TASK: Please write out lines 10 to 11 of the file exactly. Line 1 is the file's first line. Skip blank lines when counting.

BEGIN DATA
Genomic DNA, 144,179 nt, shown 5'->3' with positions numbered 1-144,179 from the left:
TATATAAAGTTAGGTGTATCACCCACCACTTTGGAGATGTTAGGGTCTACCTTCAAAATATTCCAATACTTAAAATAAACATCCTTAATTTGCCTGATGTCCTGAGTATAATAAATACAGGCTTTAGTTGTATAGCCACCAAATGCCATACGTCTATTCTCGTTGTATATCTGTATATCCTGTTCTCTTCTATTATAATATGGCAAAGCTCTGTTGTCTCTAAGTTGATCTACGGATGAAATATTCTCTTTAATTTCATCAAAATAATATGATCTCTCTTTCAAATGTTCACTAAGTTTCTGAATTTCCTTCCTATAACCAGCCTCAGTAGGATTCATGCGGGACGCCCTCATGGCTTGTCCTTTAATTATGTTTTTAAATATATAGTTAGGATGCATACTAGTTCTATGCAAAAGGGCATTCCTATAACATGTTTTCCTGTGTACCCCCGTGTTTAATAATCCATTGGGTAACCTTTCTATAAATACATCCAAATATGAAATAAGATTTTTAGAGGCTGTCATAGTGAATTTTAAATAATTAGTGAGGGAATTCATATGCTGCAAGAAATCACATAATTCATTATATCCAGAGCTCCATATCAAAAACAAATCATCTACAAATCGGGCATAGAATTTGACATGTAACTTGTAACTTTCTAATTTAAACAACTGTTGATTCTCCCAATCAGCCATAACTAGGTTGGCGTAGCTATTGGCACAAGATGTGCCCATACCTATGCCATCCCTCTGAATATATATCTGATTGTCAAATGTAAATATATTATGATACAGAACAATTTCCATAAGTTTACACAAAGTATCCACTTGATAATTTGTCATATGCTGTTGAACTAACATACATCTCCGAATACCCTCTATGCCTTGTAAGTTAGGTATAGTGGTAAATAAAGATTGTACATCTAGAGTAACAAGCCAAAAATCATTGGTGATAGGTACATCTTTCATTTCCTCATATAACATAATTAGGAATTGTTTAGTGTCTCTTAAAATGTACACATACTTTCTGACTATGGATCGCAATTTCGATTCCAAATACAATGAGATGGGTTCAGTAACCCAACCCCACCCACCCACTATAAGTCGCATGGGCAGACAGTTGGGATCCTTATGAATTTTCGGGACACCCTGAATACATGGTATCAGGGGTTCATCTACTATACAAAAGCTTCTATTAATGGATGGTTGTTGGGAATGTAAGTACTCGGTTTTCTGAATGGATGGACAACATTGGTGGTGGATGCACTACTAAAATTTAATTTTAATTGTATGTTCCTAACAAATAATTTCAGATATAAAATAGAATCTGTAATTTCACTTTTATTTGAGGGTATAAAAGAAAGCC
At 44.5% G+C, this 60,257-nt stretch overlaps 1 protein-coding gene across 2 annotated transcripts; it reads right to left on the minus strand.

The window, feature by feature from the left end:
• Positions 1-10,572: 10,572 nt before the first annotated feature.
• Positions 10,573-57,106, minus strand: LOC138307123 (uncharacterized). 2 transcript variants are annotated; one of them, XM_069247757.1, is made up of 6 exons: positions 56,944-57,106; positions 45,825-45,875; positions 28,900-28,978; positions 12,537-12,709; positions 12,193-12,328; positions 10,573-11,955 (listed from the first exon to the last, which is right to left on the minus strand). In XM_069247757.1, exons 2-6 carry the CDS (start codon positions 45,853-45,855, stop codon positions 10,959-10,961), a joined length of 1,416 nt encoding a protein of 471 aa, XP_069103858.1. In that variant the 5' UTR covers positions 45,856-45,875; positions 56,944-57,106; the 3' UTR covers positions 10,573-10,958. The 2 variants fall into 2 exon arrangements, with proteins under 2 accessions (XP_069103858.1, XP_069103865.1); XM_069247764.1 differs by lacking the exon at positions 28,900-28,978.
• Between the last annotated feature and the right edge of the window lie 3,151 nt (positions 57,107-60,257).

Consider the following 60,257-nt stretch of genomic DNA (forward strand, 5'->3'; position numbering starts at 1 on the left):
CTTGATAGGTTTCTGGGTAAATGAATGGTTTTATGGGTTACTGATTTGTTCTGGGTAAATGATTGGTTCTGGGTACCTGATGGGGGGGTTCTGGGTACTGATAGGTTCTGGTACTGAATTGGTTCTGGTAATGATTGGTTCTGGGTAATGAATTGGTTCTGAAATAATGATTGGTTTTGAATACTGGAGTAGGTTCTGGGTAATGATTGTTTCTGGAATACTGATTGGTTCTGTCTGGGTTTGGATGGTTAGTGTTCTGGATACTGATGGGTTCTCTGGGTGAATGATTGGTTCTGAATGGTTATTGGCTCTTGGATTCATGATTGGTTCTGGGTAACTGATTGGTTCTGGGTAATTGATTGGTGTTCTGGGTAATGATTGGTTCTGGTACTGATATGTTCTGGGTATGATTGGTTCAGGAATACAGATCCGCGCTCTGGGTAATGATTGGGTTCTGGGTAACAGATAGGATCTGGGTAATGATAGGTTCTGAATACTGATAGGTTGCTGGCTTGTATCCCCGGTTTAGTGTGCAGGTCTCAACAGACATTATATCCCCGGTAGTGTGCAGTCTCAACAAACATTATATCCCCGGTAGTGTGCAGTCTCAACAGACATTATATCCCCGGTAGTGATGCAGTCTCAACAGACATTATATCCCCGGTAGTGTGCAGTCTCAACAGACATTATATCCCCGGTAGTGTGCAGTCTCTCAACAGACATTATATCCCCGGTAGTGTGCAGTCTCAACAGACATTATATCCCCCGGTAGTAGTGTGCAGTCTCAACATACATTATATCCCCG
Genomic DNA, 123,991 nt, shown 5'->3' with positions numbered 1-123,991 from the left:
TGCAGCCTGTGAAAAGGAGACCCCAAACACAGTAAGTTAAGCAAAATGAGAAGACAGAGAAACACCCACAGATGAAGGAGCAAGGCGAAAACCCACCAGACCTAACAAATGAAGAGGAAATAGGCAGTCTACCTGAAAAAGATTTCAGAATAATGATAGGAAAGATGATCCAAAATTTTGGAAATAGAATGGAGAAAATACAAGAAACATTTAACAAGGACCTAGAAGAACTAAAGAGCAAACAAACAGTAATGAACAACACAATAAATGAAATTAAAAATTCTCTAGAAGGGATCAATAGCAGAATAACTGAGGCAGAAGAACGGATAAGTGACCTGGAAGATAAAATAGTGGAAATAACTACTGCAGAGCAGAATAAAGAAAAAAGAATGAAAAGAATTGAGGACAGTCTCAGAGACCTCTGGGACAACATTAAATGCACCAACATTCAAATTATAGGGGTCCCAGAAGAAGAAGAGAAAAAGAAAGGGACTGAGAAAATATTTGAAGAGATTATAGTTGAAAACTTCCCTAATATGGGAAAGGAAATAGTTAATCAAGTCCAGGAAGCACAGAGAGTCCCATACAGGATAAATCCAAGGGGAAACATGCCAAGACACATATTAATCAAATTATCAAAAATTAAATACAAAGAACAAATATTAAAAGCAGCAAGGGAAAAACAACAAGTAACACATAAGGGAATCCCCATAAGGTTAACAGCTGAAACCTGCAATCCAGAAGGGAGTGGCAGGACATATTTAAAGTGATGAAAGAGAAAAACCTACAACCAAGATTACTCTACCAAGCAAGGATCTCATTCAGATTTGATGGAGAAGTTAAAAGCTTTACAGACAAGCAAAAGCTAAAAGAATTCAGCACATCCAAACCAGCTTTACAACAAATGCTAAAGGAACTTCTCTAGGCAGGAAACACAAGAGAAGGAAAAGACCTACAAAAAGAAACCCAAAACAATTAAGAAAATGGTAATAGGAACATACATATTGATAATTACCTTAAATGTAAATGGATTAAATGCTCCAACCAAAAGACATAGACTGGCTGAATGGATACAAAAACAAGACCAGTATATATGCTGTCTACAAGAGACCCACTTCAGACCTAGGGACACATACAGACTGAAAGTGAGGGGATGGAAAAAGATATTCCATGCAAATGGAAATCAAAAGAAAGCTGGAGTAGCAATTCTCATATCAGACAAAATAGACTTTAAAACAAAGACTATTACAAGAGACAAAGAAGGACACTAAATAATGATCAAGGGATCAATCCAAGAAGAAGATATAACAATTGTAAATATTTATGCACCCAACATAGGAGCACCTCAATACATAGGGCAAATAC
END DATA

Genomic DNA, 123,991 nt, shown 5'->3' with positions numbered 1-123,991 from the left:
TGCAGCCTGTGAAAAGGAGACCCCAAACACAGTAAGTTAAGCAAAATGAGAAGACAGAGAAACACCCACAGATGAAGGAGCAAGGCGAAAACCCACCAGACCTAACAAATGAAGAGGAAATAGGCAGTCTACCTGAAAAAGATTTCAGAATAATGATAGGAAAGATGATCCAAAATTTTGGAAATAGAATGGAGAAAATACAAGAAACATTTAACAAGGACCTAGAAGAACTAAAGAGCAAACAAACAGTAATGAACAACACAATAAATGAAATTAAAAATTCTCTAGAAGGGATCAATAGCAGAATAACTGAGGCAGAAGAACGGATAAGTGACCTGGAAGATAAAATAGTGGAAATAACTACTGCAGAGCAGAATAAAGAAAAAAGAATGAAAAGAATTGAGGACAGTCTCAGAGACCTCTGGGACAACATTAAATGCACCAACATTCAAATTATAGGGGTCCCAGAAGAAGAAGAGAAAAAGAAAGGGACTGAGAAAATATTTGAAGAGATTATAGTTGAAAACTTCCCTAATATGGGAAAGGAAATAGTTAATCAAGTCCAGGAAGCACAGAGAGTCCCATACAGGATAAATCCAAGGGGAAACATGCCAAGACACATATTAATCAAATTATCAAAAATTAAATACAAAGAACAAATATTAAAAGCAGCAAGGGAAAAACAACAAGTAACACATAAGGGAATCCCCATAAGGTTAACAGCTGAAACCTGCAATCCAGAAGGGAGTGGCAGGACATATTTAAAGTGATGAAAGAGAAAAACCTACAACCAAGATTACTCTACCAAGCAAGGATCTCATTCAGATTTGATGGAGAAGTTAAAAGCTTTACAGACAAGCAAAAGCTAAAAGAATTCAGCACATCCAAACCAGCTTTACAACAAATGCTAAAGGAACTTCTCTAGGCAGGAAACACAAGAGAAGGAAAAGACCTACAAAAAGAAACCCAAAACAATTAAGAAAATGGTAATAGGAACATACATATTGATAATTACCTTAAATGTAAATGGATTAAATGCTCCAACCAAAAGACATAGACTGGCTGAATGGATACAAAAACAAGACCAGTATATATGCTGTCTACAAGAGACCCACTTCAGACCTAGGGACACATACAGACTGAAAGTGAGGGGATGGAAAAAGATATTCCATGCAAATGGAAATCAAAAGAAAGCTGGAGTAGCAATTCTCATATCAGACAAAATAGACTTTAAAACAAAGACTATTACAAGAGACAAAGAAGGACACTAAATAATGATCAAGGGATCAATCCAAGAAGAAGATATAACAATTGTAAATATTTATGCACCCAACATAGGAGCACCTCAATACATAGGGCAAATAC